Downers Grove

Downers Grove by Michael Hornburg Read Free Book Online

Book: Downers Grove by Michael Hornburg Read Free Book Online
Authors: Michael Hornburg
humidity made everything nice and sticky. Six-foot weeds drooped over both sides of the narrow bike trail, some with fuzzy tops, others draped with wide brown leaves. The path’s chalky white gravel rattled against the rusted fenders of my Western Flyer. I coasted along, trying to digest the concept of a new dad. I guess I never realized that your relatives could evolve. Tossed into a soap opera with a total stranger, it’ll be like camp that never ends. Here a dad, there a dad, everywhere a dad, dad.
    The path cut through a swatch of weeds and spilled into the Green Knolls shopping mall, a geographical armpit at the corner of Sixty-third and Main. Foremost Liquors had windows full of white paper signs advertising cheap six-packs and discount vodka. Lawn ornaments and pallets of wood chips surrounded the doorway of Ace Hardware. A soldier was smokinga cigarette outside the armed forces storefront. The Hobby Barn was barren. I stopped at the Dairy Queen and filled out a résumé, used Tracy as a reference, Mom as a past employer, and listed boy watching as one of my hobbies. I have to get a job this summer. Money is my only hope.
    Outside the DQ I saw the mechanic’s purple Dodge Charger parked beside the Steakhouse. I pedaled across the lot and locked my bike around the flagpole, then went inside. The room was decorated with wagon wheels and various other western memorabilia. There were picnic benches in the center room and a smoky effervescence that reminded me of a camp-fire. Bobby was sitting in back, hunched over a hamburger and fries. I picked up a yellow plastic tray and slid it down the silver rail, stopping in front of the beverage dispenser to fill a paper cup with iced tea. I paid the cashier, then took a deep breath and slowly cruised his table. His face was buried in some gear-head magazine, totally absorbed by an article about tires. Long dark bangs curled over his skyscraper cheekbones, his lips were purple, as if he’d been sucking on a Popsicle. He didn’t look up, so I sat down across from him, squeezed some lemon over my ice cubes, stirred the citrus into the tea with my pinkie finger.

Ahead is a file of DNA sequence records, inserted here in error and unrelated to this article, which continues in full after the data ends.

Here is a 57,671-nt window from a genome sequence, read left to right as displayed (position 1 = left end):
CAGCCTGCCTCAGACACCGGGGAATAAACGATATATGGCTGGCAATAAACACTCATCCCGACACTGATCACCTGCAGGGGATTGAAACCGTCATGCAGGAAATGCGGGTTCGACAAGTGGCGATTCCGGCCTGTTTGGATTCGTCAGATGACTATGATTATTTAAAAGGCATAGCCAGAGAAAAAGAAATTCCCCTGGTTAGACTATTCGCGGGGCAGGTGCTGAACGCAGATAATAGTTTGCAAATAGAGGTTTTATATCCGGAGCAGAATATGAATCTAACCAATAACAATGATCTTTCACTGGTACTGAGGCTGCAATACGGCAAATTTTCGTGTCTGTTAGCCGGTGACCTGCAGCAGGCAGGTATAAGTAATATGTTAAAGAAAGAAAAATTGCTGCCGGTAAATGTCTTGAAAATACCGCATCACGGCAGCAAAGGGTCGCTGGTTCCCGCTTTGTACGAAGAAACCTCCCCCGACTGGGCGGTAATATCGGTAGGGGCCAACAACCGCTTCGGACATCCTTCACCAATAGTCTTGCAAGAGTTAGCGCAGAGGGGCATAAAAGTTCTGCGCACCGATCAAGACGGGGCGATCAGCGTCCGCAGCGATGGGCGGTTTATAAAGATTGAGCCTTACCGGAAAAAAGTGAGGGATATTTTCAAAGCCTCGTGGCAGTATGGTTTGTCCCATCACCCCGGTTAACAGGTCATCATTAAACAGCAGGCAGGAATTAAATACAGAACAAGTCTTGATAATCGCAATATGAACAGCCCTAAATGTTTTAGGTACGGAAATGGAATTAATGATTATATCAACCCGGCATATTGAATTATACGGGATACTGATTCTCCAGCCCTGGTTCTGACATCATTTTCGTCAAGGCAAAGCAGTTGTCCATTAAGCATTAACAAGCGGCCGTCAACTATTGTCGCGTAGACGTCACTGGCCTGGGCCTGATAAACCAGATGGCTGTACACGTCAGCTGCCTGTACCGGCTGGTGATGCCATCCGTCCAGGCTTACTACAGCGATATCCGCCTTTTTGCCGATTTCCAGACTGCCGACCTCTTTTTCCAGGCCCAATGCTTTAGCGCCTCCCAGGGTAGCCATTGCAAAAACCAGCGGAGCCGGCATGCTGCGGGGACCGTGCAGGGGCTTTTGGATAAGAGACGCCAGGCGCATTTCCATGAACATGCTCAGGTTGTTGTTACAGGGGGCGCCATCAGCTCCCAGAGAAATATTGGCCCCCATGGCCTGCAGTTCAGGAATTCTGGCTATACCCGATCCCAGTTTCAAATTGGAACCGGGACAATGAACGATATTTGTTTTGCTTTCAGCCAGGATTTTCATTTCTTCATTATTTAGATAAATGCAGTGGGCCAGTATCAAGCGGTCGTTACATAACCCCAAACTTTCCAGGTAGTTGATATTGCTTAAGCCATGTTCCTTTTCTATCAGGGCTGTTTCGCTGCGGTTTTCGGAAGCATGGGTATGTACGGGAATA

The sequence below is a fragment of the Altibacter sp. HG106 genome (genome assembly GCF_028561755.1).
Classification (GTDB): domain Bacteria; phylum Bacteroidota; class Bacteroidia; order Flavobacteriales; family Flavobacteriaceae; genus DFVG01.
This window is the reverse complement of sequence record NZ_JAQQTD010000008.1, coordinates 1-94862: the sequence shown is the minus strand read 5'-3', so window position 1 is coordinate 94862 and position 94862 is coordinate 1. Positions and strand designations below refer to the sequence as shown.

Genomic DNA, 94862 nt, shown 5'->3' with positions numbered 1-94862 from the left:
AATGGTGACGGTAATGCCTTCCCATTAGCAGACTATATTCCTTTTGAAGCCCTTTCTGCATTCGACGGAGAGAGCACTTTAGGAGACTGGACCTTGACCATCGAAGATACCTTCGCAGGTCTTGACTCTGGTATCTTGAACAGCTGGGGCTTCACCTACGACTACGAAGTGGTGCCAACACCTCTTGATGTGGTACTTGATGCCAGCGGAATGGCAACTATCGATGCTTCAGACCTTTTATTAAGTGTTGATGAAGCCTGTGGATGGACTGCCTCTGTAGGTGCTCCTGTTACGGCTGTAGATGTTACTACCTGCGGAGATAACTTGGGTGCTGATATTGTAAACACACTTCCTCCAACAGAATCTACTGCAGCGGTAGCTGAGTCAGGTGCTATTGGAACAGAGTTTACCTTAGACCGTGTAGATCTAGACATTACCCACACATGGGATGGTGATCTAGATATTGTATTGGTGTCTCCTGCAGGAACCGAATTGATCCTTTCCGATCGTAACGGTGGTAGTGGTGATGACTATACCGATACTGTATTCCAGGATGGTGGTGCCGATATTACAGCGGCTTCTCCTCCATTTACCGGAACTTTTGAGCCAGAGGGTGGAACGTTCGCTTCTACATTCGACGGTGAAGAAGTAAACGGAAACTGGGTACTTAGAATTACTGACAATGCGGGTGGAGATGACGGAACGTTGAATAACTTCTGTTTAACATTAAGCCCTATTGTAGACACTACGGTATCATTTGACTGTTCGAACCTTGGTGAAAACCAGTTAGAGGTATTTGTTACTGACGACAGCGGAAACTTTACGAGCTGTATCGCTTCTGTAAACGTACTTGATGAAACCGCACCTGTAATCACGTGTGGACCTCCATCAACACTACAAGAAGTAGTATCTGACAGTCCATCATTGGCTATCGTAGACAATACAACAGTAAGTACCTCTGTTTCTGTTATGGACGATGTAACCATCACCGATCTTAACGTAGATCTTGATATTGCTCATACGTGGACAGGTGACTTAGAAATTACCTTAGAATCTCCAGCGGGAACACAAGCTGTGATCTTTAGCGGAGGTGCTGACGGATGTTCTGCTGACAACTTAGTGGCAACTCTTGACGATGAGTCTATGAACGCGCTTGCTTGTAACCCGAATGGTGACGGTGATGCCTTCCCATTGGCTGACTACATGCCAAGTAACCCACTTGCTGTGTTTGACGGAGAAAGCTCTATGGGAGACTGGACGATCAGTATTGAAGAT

â€œMind if I sit here?” I asked. When he looked up I stared right into his eyes, just like the first time we met, hoping he’d pick up where we left off.
    He shook his head and mumbled “mmmnbrgh” with a mouthful of food, then picked up the ketchup bottle and shook more onto his plate. Twisting off the white cap and smothering his fries, he reminded me of a European movie star playing a cowboy. His elegant features clashed with his rough gestures.He seemed somehow miscast as a mechanic. He was too shiny for his job.
    I took a long sip of tea while watching him chew. “I saw your hot rod outside. You drive here? I mean, you only work across the street.” I pointed with my thumb.
    â€œI know,” he said, still trying to swallow. “Habit, I guess.” He took another bite of his hamburger, stuffing in french fries between gulps of soda. Now he was looking at me, noticing me, trying to place me. He had the biggest brown eyes. “How did you know I work across the street?”
    â€œI buy gas sometimes.”
    â€œOh yeah, you’re the girl who always buys a dollar’s worth of gas. I didn’t recognize you without your car.” He took another bite, looked back at his magazine.
    I started to feel annoyed. He wasn’t making this very easy. I thought that once I laid myself on a silver platter for him, he’d respond with a few lines of yummy tease or scalding words of affection, but instead he acted like a Frisbee had landed beside his beach blanket and now he was annoyed about having to stand up and throw it back. He took another bite of his hamburger and turned a page of his magazine.
    â€œI heard the world is gonna end in a few days,” I said.
    â€œOh yeah?” Bobby didn’t look up. “Where’d you hear

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